Richard Brooks Associate Professor of Electrical and Computer Engineering
Ph.D. - 1996, Louisiana State University
B.A. - 1979, Johns Hopkins University
Office: 313-C Riggs Hall
Office Phone: 864.656.0920
Dr. Brooks has in the past been PI on research programs funded by the Air Force Office of Scientific Research, National Science Foundation, Department of Energy, National Institute of Standards, Army Research Office, Office of Naval Research and BMW Corporation. These research projects include coordination of combat missions among autonomous combat vehicles (ARO), situation and threat assessment for combat command and control (ONR), detection of protocol tunneling through encrypted channels (AFOSR), security of intellignet building technologies (NIST), experimental analysis of Denial of Service vulnerabilities (NSF), mobile code security (ONR), and security analysis of cellular networks used for vehicle remote diagnostics (BMW).
Dr. Brooks’ current research interests include game theory, strategic reasoning, and information assurance. He was PI of the Mobile Ubiquitous Security Environment (MUSE) Project sponsored by ONR as a Critical Infrastructure Protection University Research Initiative (CIP/URI). It concentrated on creating distributed countermeasures to overcome large-scale network attacks like distributed denial of service and worms. Dr. Brooks was co-PI of a NIST project defining the security standards and protection profiles for the ISO BACNET networked building control systems standard. Dr. Brooks was co-PI of a DARPA ISO program coordinating air campaign command and control and PI of the Reactive Sensor Networks (RSN) Project sponsored by DARPA IXO. RSN explored collaborative signal processing to aggregate information moving through the network, and the use of mobile code for coordination among intelligent sensor nodes. He has received DURIP awards from ONR and ARO that support the study of networked systems interacting with the real world. Current projects include authentication and authorization of exa-scale computing systems and establishing Internet freedom in West Africa. His Ph. D. dissertation received an exemplary achievement certificate from the Louisiana State University graduate school.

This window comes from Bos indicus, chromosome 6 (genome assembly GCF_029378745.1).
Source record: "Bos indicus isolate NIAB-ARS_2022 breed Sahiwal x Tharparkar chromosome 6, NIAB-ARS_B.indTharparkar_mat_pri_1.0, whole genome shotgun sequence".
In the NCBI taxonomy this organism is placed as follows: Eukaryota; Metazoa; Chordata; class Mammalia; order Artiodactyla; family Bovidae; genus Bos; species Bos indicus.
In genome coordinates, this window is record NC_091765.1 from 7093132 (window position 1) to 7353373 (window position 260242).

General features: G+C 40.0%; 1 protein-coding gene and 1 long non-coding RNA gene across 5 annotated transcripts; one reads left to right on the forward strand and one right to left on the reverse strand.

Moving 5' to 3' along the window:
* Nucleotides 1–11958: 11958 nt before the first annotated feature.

Dr. Brook's research concentrates on information assurance, battlespace coordination, behavior pattern extraction/detection and game theory. His battlespace coordination work has been funded by DARPA (distributed coordination of air combat campaigns), ARO (game theoretic coordination of combat missions for teams of autonomous combat vehicles) and ONR (maritime domain awareness). Results from the ONR work is being used by the Fleet and NATO for learning, tracking, and predicting shipping patterns.
His network security research projects have included funding from NSF (analyzing wired and wireless denial of service vulnerabilities), DoE (authentication and authorization of exa-scale storage systems), BMW Corporation (controlling dissemination of intellectual property), and the US State Department (creating anonymous communications tools for civil society groups). It frequently looks at attacks that disable security measures by working at a different level of the protocol stack. His Internet freedom work involves interactions with at risk populations working for freedom of expression.
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